Q: I tried to compare RICSAC tests' total energy loss values with CRASH 3 algorithm and planar impact mechanics. I used NHTSA's stiffness coefficient values for wheelbase category and crush measurements in the papers you sent me. I found total energy loss values so different between 2 methods. Sometimes CRASH 3 results are 2 times higher than planar impact mechanics, and sometimes lower. Why like this do you think? Maybe it is because i used general stiffness coefficients, not the individual real values of vehicles?
- How do each analytical technique compare with the full scale tests?
How do your results for CRASH3 compare with the results reported in the literature?
- To be sure your MATLAB implementation is performing properly you should probably try to duplicate the reported results in the literature. For a presentation and discussions of the original CRASH reconstructions of the RICSAC tests, see the Jones report:
"Research Input for Computer Simulation of Automobile Collisions – Volume IV - Staged Collision Reconstructions", Jones, I.S., Baum, A.S., Calspan Report ZQ-6057-V-6, Contract DOT-HS-7-01511, December 1978
Some differences in correlation may be due to the Monk & Guenther “Update of CRASH2 Computer Model Damage Tables”, DOT-HS-806446, March 1983 (note: file is 5 megs)
The problem with the CRASH3 update by Monk & Guenther of the Damage tables was that the authors had problems with the fitting procedure and so they ended up averaging the stiffness tables between the CRASH2 and their ‘update’ and so the tables have some issues. Quoting from our 1986 paper "A Revised Damage Analysis Procedure for the CRASH Computer Program
- “(4) The test data upon which the CRASH3 empirical fits of the Monk & Guenther report Update of CRASH2 Computer Model Damage Tables are based should be carefully re-examined. In the development of those fits, it has been assumed that common crush properties exist within each size category of vehicle, regardless of differences in the basic layouts of components and in overhang dimensions. The total numbers of included vehicles are limited, and substantial adjustments have been made in the results. A fresh look, with the CRASH4 data needs in mind, may define more proper categories on the basis of stiffness and restitution. It may also eliminate any need for adjustment of the results”.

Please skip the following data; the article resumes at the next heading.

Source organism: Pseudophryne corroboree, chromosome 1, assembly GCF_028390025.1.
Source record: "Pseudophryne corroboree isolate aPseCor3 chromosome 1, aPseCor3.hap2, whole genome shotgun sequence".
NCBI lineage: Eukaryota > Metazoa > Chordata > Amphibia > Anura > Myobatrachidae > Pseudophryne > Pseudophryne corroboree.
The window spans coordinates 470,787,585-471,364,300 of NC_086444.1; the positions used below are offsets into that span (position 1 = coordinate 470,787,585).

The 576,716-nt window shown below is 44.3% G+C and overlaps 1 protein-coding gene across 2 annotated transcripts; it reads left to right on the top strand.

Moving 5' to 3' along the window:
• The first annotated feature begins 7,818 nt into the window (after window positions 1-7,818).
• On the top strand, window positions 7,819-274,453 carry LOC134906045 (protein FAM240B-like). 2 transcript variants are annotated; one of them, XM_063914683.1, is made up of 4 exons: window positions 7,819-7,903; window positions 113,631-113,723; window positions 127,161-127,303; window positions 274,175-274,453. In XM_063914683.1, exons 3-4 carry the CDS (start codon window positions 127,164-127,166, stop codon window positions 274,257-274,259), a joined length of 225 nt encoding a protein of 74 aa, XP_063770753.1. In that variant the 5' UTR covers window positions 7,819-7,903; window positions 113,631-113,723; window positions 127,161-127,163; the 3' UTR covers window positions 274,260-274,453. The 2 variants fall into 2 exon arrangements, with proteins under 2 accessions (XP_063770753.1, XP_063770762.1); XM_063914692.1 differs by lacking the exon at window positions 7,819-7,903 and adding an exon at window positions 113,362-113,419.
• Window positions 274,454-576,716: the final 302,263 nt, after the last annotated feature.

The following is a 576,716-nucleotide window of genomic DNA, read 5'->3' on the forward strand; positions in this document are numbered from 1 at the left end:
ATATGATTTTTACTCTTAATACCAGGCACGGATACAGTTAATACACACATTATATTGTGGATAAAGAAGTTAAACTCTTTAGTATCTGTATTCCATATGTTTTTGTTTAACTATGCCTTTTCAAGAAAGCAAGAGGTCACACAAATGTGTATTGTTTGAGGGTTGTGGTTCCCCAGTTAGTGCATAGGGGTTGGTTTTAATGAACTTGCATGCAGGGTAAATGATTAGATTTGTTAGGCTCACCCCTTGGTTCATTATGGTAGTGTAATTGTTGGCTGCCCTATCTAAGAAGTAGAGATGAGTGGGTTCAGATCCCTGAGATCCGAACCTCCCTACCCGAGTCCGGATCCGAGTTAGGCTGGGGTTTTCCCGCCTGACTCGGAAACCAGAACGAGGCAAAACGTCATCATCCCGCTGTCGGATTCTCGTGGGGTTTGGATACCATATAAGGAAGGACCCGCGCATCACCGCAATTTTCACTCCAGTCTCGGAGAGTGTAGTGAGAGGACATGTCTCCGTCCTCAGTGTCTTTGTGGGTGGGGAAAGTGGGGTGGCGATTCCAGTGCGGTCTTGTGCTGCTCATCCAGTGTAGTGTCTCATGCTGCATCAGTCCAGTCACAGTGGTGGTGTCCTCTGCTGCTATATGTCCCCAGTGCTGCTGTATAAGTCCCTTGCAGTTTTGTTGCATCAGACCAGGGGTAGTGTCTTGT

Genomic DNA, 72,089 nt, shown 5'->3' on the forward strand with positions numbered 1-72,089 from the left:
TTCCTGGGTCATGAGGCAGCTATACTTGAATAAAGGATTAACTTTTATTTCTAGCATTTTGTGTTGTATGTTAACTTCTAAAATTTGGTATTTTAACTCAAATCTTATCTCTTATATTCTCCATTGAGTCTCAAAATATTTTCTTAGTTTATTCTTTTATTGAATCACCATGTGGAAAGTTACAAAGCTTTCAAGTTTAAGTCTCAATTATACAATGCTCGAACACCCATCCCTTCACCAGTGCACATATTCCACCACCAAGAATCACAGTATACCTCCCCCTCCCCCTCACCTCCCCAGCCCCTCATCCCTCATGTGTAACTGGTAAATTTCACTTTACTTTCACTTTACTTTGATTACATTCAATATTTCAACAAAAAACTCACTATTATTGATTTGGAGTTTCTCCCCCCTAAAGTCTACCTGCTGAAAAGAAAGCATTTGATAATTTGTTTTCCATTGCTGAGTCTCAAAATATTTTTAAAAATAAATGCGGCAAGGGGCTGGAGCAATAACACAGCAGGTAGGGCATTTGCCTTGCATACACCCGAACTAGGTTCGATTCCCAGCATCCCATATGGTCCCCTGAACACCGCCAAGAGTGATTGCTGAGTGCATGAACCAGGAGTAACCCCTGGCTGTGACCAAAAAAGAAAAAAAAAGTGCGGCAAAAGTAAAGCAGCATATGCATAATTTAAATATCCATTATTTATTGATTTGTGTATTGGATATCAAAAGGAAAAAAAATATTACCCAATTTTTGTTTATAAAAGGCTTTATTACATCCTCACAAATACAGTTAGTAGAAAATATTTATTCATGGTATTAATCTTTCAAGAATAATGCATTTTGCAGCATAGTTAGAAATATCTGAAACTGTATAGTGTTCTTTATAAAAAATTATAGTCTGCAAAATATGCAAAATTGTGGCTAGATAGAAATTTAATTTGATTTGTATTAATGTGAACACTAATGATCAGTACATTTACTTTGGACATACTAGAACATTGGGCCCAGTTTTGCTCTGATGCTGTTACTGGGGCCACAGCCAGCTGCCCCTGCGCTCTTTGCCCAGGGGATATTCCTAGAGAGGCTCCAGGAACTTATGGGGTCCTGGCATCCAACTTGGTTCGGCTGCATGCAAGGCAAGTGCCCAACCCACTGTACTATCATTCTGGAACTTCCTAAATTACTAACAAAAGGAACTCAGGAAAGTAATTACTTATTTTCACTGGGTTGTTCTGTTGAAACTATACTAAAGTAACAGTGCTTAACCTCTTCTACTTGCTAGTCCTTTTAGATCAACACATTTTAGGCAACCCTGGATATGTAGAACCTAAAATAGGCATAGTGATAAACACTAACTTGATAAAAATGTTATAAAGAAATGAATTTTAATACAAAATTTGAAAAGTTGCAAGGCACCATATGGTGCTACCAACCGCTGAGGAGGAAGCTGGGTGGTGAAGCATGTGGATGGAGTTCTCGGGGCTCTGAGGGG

So the original ‘categories’ from CRASH2 may created a better comparisons than those with the CRASH3 tables.
And one would expect that using custom fitted coefficients for the individual vehicles should also help the CRASH results to better correlate with the full scale tests.
One last important note: A couple of things to be sure to include in any comparison of analytical techniques:
- How each individual analytical techniques compares with reality (as in full scale tests results)
A comparison of the input requirements for each technique: Are all directly measurable? Or are some subjective?
If something isn't measurable, how does an analyst objectively determine the input? Many analytical technique comparisons contain bias when the ‘answers are known’ during the comparisons. Subjective inputs can be arbitrarily adjusted for better correlation. The true test of an analytical technique is applying the technique blindly as is the case when used for actual applications in the field. What are the guidelines for a user to estimate the subjective inputs? And what is the range of possible variation of inputs?